Verizon Wireless and Cox Communications have agreed to a deal that would give Verizon Wireless all of Cox’s advanced wireless spectrum in exchange for $315 million and an agreement to sell each other’s services.
Verizon Wireless will get a 20MHz block of wireless spectrum from Cox, while Verizon Wireless and Cox will resell each others residential and commercial services.
The deal is similar in scope to one Verizon struck with Spectrum Co., owned by Comcast, Time Warner Cable, and Bright House Networks. The deal is said to be very similar to one that Verizon struck with Comcast, Time Warner Cable and Bright House networks in early December 2011. Verizon, Cox in spectrum, resale deal
Aside from the other potential ramifications, such as a bigger move by those cable operators into the wireless services market, the deal essentially changes the strategic landscape which since 1994 or so has had Sprint aligned most closely among the mobile companies with leading cable operators.
The deals also would seem to remove the leading U.S. cable companies from the list of potential investors or buyers of assets including Sprint and Clearwire, as well as from the ranks of potential wholesale customers of LightSquared, Sprint or Clearwire.
The deal also means a significant strategic change for the leading cable companies, which since 1994 have worked with Sprint as a wireless partner.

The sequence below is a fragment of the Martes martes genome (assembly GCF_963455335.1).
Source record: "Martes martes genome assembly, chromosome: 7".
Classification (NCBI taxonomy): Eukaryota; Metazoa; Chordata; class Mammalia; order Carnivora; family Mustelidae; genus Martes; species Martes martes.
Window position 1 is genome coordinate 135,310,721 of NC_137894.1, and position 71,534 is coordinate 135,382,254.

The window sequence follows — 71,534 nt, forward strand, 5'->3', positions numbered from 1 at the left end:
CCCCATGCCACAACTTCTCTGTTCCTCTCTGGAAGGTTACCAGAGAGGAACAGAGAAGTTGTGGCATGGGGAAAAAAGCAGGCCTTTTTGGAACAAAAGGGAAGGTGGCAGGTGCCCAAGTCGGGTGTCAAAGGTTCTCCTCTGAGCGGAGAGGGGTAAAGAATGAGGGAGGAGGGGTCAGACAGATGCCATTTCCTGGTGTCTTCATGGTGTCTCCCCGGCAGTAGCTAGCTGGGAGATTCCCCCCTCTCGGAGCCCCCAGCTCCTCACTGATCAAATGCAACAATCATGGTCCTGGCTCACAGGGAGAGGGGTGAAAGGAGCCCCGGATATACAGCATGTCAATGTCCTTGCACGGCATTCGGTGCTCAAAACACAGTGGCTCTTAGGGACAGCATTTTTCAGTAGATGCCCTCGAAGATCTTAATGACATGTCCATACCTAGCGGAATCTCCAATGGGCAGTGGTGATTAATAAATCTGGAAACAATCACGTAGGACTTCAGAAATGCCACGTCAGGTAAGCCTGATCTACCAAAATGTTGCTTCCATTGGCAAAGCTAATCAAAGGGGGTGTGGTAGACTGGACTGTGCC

The deal seems to signal that the leading cable firms are “changing horses” for reasons that have to be related to both long-term strategic concerns and evaluations of the respective strengths of potential partners.
At a fundamental level, the deals seem to signal a belief by U.S. cable executives that it simply is too late, too hard, too unrewarding to create a “cable-owned” wireless company.
The way the deals appear to be structured also imply that cable companies will simply resell Verizon Wireless for a period of years before considering any further retail branding under their own brand names, if indeed that ever is seen as the better and more logical approach to the market.
For Verizon Wireless, the deals also seem to signal a willingness to use the cable partnerships to create new quad-play services “out of fixed network region,” to the extent that Verizon Wireless would have the right to bundle cable partner video, fixed broadband or fixed network voice in areas where Verizon does not operate its own fixed networks.